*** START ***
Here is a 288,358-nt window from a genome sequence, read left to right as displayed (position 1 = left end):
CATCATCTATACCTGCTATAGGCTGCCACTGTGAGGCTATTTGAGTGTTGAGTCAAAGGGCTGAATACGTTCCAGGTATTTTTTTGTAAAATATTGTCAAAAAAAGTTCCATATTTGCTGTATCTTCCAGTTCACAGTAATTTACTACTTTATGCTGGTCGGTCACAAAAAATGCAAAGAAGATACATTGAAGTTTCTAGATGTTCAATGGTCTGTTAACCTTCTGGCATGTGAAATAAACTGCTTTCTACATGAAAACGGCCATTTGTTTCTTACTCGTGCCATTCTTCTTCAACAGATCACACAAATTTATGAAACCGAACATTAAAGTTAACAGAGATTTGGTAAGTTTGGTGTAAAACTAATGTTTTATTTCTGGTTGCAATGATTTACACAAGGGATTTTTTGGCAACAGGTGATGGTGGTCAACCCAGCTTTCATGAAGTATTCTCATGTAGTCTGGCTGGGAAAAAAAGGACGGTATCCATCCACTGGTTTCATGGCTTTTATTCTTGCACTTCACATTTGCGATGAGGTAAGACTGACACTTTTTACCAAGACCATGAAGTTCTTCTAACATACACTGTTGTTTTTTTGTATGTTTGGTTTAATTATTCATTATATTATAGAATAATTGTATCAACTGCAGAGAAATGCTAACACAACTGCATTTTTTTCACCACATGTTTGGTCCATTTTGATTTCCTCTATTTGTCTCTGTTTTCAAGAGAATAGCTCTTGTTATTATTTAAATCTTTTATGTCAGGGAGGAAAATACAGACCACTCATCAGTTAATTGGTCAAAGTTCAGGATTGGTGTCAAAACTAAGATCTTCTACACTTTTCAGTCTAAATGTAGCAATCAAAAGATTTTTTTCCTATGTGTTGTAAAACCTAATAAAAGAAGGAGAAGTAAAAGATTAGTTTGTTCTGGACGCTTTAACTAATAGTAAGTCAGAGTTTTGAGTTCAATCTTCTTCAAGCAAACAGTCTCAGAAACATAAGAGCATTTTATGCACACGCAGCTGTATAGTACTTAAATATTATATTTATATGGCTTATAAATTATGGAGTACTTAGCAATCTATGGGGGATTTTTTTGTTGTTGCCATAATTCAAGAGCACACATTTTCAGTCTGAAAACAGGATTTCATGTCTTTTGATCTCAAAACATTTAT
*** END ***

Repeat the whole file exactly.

Here is a 288,358-nt window from a genome sequence, read left to right as displayed (position 1 = left end):
CATCATCTATACCTGCTATAGGCTGCCACTGTGAGGCTATTTGAGTGTTGAGTCAAAGGGCTGAATACGTTCCAGGTATTTTTTTGTAAAATATTGTCAAAAAAAGTTCCATATTTGCTGTATCTTCCAGTTCACAGTAATTTACTACTTTATGCTGGTCGGTCACAAAAAATGCAAAGAAGATACATTGAAGTTTCTAGATGTTCAATGGTCTGTTAACCTTCTGGCATGTGAAATAAACTGCTTTCTACATGAAAACGGCCATTTGTTTCTTACTCGTGCCATTCTTCTTCAACAGATCACACAAATTTATGAAACCGAACATTAAAGTTAACAGAGATTTGGTAAGTTTGGTGTAAAACTAATGTTTTATTTCTGGTTGCAATGATTTACACAAGGGATTTTTTGGCAACAGGTGATGGTGGTCAACCCAGCTTTCATGAAGTATTCTCATGTAGTCTGGCTGGGAAAAAAAGGACGGTATCCATCCACTGGTTTCATGGCTTTTATTCTTGCACTTCACATTTGCGATGAGGTAAGACTGACACTTTTTACCAAGACCATGAAGTTCTTCTAACATACACTGTTGTTTTTTTGTATGTTTGGTTTAATTATTCATTATATTATAGAATAATTGTATCAACTGCAGAGAAATGCTAACACAACTGCATTTTTTTCACCACATGTTTGGTCCATTTTGATTTCCTCTATTTGTCTCTGTTTTCAAGAGAATAGCTCTTGTTATTATTTAAATCTTTTATGTCAGGGAGGAAAATACAGACCACTCATCAGTTAATTGGTCAAAGTTCAGGATTGGTGTCAAAACTAAGATCTTCTACACTTTTCAGTCTAAATGTAGCAATCAAAAGATTTTTTTCCTATGTGTTGTAAAACCTAATAAAAGAAGGAGAAGTAAAAGATTAGTTTGTTCTGGACGCTTTAACTAATAGTAAGTCAGAGTTTTGAGTTCAATCTTCTTCAAGCAAACAGTCTCAGAAACATAAGAGCATTTTATGCACACGCAGCTGTATAGTACTTAAATATTATATTTATATGGCTTATAAATTATGGAGTACTTAGCAATCTATGGGGGATTTTTTTGTTGTTGCCATAATTCAAGAGCACACATTTTCAGTCTGAAAACAGGATTTCATGTCTTTTGATCTCAAAACATTTAT